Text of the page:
Form1 printer promotional image (via Form1 & Kickstarter)
A revolution is brewing. Current conventional manufacturing involves a removal process that produces more waste than product. Additive methods like those applied by 3D printing are much more resource-efficient. Until now, the technology has either been lacking in quality or extremely expensive. There are an estimated 10 million CAD software users and only 30,000 3D printers in the world. In order to bring these two worlds together, MIT grad students Max Lobovsky, David Cranor and Natan Linder decided to start the company Formlabs and to create a 3D printer that is not only affordable but also excels in performance and resolution.
One of the most successful methods for 3D printing is a method called stereolithography (SL). This method uses a laser to draw on liquid resin, harden, and cure it one layer at a time. Because of complex optical technology, 3D printers that use SL cost tens if not hundreds of dollars, but the team was able to minimize parts and come up with a design that is being offered, via a Kickstarter, for less than $3,000 (though the retail price has not yet been decided).
Examples of high-resolution parts (via Form1 & Kickstarter)
The SL method of production results in super high resolution. Successive layers measure only 25 microns (0.001 inches) and can achieve details of 300 microns (0.012). The printer lays these layers at a rate of approximately 15 mm per hour. The building space is 125x125x165 mm (~5x5x6.5 inches) (LxWxH) in size.
After many generations of prototypes, the team came up with a remarkably sleek and stylish-looking machine called the Form 1. No compromises were made for aesthetics. The printer has a metal brushed base and an orange printing space cover that blocks out UV light, which would otherwise affect the printing resin.
The printer comes with Form software that helps to generate smart support structures used to support complex geometries during the printing process, then easily breaks off. The software cannot be used to design parts, rather it is made to facilitate import of .STL files from any CAD package.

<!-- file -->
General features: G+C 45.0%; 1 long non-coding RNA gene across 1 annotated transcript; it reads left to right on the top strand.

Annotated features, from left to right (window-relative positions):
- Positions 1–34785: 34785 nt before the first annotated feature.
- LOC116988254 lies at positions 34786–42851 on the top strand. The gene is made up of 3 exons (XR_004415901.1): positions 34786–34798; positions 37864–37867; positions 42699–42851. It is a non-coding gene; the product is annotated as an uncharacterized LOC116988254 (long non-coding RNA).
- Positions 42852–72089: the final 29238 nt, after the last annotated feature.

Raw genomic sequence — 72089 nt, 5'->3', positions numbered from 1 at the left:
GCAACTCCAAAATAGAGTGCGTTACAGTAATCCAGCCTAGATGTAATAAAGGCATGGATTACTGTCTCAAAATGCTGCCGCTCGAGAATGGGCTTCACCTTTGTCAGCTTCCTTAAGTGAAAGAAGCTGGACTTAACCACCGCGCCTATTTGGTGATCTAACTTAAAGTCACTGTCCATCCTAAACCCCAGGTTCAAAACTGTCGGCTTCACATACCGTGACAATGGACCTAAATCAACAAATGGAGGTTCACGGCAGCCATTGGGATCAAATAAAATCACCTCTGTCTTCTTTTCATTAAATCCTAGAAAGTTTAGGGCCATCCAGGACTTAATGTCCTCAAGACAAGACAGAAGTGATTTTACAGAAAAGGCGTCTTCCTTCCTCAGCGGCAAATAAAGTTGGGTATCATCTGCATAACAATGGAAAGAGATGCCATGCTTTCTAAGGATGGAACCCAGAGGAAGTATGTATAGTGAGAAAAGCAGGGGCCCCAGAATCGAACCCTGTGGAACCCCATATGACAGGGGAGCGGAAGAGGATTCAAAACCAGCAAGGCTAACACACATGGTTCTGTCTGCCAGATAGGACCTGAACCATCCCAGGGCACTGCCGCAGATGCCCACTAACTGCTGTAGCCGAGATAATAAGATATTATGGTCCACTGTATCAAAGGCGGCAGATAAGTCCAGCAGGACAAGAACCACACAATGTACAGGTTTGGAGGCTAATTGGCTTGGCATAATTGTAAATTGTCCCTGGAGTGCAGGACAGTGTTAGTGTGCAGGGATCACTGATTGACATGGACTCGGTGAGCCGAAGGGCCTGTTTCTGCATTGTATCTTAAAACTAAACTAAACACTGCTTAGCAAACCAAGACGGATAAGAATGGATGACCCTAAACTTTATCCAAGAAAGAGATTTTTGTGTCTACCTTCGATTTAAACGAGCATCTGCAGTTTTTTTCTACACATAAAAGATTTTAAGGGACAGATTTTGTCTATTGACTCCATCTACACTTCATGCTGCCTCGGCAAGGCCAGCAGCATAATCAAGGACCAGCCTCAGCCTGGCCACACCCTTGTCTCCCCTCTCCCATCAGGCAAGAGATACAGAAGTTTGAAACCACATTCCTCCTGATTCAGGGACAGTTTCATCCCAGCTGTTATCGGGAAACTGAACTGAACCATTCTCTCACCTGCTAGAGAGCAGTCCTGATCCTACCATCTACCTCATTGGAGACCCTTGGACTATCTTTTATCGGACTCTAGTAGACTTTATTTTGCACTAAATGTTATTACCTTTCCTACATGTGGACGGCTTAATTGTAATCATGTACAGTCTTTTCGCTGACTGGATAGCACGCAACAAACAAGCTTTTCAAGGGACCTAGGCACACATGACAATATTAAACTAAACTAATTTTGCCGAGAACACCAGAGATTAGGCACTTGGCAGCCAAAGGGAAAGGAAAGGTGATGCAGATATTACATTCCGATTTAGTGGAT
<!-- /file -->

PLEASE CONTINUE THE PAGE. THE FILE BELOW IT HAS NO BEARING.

Kickstarter contributors will be supplied with Formlab’s neutral gray matter printing material. Material properties have not yet been determined for this custom resin, but the team says it is similar to acrylate-based SL printing materials and can be used for general look-and-feel models and stand alone parts.
To print all you need to do is pour an adequate amount of Formlab’s resin into the work space and the machine will do the rest. Other resins are not yet supported and it is estimated that Formlab’s resin will cost about $149 per liter (except for Kickstarter contributors who will receive an included liter and also enjoy a price of $129 per liter for the entire life of the Form 1 printer). The team is also working on producing a palate of printing materials to achieve different colors, transparency, flexibility and burnout capability for lost wax casting processes. Kickstarter contributors also get a Form Finish kit that helps the user perform post-processing finishes. The kit is used to remove residue of liquid resin and includes a finishing tray and accessories like a rinsing basket and more.
The project’s Kickstarter set a high goal of $100,000, which was met on the first day. Pre-sales of the entire printing kit, including a full Form 1 printer, software and accessories are still available. Early contributors could buy one for $2,299, but the price has since gone up to $2,699.
Formlabs has received investments by Mitch Kapor, Jio Ito and Eric Schmidt’s Innovation Endeavors. With supporters like these and an incredibly successful Kickstarter, it is safe to say this revolution is well on its way.